Little Heathens

Little Heathens

Hard Times and High Spirits on An Iowa Farm During the Great Depression

Book - 2007
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I tell of a time, a place, and a way of life long gone. For many years I have had the urge to describe that treasure trove, lest it vanish forever. So, partly in response to the basic human instinct to share feelings and experiences, and partly for the sheer joy and excitement of it all, I report on my early life. It was quite a romp.

So begins Mildred Kalish's story of growing up on her grandparents' Iowa farm during the depths of the Great Depression. With her father banished from the household for mysterious transgressions, five-year-old Mildred and her family could easily have been overwhelmed by the challenge of simply trying to survive. This, however, is not a tale of suffering.

Kalish counts herself among the lucky of that era. She had caring grandparents who possessed--and valiantly tried to impose--all the pioneer virtues of their forebears, teachers who inspired and befriended her, and a barnyard full of animals ready to be tamed and loved. She and her siblings and their cousins from the farm across the way played as hard as they worked, running barefoot through the fields, as free and wild as they dared.

Filled with recipes and how-tos for everything from catching and skinning a rabbit to preparing homemade skin and hair beautifiers, apple cream pie, and the world's best head cheese (start by scrubbing the head of the pig until it is pink and clean), Little Heathens portrays a world of hardship and hard work tempered by simple rewards. There was the unsurpassed flavor of tender new dandelion greens harvested as soon as the snow melted; the taste of crystal clear marble-sized balls of honey robbed from a bumblebee nest; the sweet smell from the body of a lamb sleeping on sun-warmed grass; and the magical quality of oat shocking under the light of a full harvest moon.

Little Heathens offers a loving but realistic portrait of a "hearty-handshake Methodist" family that gave its members a remarkable legacy of kinship, kindness, and remembered pleasures. Recounted in a luminous narrative filled with tenderness and humor, Kalish's memoir of her childhood shows how the right stuff can make even the bleakest of times seem like "quite a romp."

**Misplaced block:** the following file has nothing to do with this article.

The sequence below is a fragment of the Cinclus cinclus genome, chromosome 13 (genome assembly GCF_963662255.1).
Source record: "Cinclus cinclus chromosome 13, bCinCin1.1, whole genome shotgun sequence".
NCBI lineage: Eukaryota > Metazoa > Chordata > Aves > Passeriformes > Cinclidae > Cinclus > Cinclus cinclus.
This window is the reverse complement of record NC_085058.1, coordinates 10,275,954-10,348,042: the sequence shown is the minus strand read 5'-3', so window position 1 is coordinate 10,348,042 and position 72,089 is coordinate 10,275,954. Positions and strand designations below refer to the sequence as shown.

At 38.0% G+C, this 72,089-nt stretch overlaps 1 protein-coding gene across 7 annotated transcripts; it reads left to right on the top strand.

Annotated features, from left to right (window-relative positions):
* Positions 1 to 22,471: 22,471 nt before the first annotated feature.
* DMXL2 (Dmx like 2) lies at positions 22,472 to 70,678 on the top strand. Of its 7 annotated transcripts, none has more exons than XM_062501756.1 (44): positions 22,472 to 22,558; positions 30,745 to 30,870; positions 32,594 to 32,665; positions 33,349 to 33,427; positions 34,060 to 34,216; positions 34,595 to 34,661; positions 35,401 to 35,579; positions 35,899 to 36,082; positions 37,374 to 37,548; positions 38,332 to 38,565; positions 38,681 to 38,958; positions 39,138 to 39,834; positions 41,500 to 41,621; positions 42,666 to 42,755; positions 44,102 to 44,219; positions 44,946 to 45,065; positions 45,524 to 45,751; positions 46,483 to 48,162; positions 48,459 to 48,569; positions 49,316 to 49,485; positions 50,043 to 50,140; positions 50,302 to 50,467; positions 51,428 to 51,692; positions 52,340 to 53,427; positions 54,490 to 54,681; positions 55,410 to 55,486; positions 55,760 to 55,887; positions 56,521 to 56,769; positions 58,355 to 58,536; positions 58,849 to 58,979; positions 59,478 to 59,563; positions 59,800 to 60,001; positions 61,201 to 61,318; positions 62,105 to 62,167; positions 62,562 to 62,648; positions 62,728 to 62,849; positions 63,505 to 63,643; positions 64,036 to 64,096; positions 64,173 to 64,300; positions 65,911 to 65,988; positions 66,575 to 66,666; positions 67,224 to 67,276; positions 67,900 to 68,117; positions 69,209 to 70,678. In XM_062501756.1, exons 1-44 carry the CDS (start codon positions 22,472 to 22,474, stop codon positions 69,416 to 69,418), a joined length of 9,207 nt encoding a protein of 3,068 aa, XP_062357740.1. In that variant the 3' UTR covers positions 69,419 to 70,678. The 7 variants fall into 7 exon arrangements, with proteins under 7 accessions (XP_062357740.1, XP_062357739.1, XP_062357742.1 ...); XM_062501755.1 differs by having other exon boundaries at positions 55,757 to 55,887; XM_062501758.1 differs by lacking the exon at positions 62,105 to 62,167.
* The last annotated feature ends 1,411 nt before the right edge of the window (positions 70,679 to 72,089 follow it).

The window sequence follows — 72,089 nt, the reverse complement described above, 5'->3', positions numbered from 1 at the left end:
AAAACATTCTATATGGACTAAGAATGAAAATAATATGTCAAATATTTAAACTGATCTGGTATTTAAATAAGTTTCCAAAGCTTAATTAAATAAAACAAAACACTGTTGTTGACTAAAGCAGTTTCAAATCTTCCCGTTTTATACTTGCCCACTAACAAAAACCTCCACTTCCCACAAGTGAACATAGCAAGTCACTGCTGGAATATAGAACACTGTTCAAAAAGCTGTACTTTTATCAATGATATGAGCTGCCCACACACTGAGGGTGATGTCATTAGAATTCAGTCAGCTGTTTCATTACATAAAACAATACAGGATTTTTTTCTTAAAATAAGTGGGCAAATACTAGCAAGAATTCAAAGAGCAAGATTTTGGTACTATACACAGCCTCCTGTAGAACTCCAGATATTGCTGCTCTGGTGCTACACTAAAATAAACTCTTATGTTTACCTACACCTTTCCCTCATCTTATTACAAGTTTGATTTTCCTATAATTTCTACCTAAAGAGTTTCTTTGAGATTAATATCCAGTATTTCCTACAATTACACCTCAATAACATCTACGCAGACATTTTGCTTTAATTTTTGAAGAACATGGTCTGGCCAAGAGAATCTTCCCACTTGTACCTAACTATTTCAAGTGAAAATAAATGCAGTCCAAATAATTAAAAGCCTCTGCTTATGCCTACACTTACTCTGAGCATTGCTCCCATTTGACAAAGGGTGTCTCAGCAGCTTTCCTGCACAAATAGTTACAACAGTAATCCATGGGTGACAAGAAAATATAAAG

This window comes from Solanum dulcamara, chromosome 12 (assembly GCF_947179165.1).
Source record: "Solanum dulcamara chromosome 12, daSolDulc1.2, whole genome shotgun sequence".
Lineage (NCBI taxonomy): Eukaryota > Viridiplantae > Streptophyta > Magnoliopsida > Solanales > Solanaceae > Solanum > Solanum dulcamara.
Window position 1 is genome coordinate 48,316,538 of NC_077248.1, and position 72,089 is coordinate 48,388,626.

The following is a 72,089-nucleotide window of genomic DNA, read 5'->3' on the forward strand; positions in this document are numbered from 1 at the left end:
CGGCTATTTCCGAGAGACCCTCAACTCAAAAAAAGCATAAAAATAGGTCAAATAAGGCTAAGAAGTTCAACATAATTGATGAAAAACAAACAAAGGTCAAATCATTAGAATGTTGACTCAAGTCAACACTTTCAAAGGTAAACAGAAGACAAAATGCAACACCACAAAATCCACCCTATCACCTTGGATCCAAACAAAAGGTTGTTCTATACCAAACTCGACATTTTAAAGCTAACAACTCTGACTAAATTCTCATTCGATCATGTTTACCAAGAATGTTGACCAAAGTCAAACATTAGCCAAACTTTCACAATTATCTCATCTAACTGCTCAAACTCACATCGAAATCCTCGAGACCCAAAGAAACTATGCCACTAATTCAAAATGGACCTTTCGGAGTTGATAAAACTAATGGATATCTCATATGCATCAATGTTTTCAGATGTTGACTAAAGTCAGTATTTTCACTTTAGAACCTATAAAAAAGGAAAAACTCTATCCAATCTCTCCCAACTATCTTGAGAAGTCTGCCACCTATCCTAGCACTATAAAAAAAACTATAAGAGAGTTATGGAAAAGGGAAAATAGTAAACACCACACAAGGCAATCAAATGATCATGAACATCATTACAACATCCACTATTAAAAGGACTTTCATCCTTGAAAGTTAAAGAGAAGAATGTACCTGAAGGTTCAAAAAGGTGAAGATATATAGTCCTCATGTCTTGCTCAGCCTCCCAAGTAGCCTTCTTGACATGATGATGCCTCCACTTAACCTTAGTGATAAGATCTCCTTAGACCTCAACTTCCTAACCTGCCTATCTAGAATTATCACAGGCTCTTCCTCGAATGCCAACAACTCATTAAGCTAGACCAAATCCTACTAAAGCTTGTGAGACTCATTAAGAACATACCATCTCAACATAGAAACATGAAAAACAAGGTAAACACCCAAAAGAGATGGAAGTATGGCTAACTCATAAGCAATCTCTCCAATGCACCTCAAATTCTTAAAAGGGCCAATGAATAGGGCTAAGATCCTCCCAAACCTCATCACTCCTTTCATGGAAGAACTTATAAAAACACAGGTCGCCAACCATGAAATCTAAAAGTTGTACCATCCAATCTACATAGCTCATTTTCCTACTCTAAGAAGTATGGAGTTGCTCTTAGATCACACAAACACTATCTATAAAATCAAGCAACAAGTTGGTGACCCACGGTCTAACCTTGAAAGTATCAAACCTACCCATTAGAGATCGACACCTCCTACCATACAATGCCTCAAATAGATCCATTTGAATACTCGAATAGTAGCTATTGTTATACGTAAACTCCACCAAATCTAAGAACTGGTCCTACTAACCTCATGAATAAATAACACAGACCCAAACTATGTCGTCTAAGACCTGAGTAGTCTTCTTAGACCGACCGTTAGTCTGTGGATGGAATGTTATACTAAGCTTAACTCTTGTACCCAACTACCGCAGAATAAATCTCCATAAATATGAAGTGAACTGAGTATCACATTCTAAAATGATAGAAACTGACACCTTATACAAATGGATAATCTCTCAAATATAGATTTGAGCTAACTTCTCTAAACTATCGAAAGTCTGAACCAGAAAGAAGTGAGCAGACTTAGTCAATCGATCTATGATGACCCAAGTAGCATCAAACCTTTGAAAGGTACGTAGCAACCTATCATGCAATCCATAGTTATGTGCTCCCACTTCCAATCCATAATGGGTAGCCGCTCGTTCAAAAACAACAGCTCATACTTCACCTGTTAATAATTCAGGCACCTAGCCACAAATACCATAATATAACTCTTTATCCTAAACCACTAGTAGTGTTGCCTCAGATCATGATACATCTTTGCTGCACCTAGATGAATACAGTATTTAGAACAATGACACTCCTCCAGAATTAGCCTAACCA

Publisher: New York : Bantam Books, 2007.
ISBN: 9780553804959
Characteristics: x, 292 p. : ill. ; 22 cm.


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Sep 05, 2019

(Read 2010)
I picked this book up when I was searching for something to remind me again of how my grandparents grew up and to sooth the weariness that the "entitlement" attitude of this generation has caused. It was an enlightening and enjoyable read. It brings much deserved respect to those who lived during the Great Depression and beyond. My own grandmother married and started her family of 15 kids during this time in history and my mother is a prime example of a child raised by that generation - wise with money, frugal. and little debt. This book was simply an account of Mildred Armstrong Kalish's life growing up in the mid-west during one of the most devastating times in US history.

IndyPL_MikeH Dec 18, 2018

Reminded my of my youth on a farm in Indiana. The added recipes are included.

Apr 13, 2017

This personal memoir about life in rural Iowa during the Depression is chock full of both charm and energy. Reading it is like taking a trip to a foreign country because the life described is so different from what we experience today. Although much was grim and hard work was the norm, the author remembers it all with great affection and I was filled with admiration and awe at the resourcefulness and self-sufficiency of this family. One warning, however: This book is a stream of memories and there's no real story arc or character development. It's not a novel. And sometimes the narrative bogs down in detail.

Nov 20, 2012

I loved this book. Although I many generations removed from farm life, I was surprised at how many aspects of her life were part of the total culture of the time. I went back and took notes on everything from recipes to remedies.

Aug 02, 2012

Little Heathens is a charming, salt-of-the-earth memoir by retired English professor Mildred Armstrong Kalish that is kindly generous with more tales of high spirits than of hard times. Still, growing up on an Iowa farm during the Great Depression was no comfort by most measures.

Listening to this audiobook reminded me of my own grandmother, the fourteenth of fourteen siblings, who also grew up during 1930's in the nearby state of Missouri. And according to her, modest as ever, stories from her childhood are of little interest to anyone. After learning about Kalish's blessed life, I respectfully disagree.


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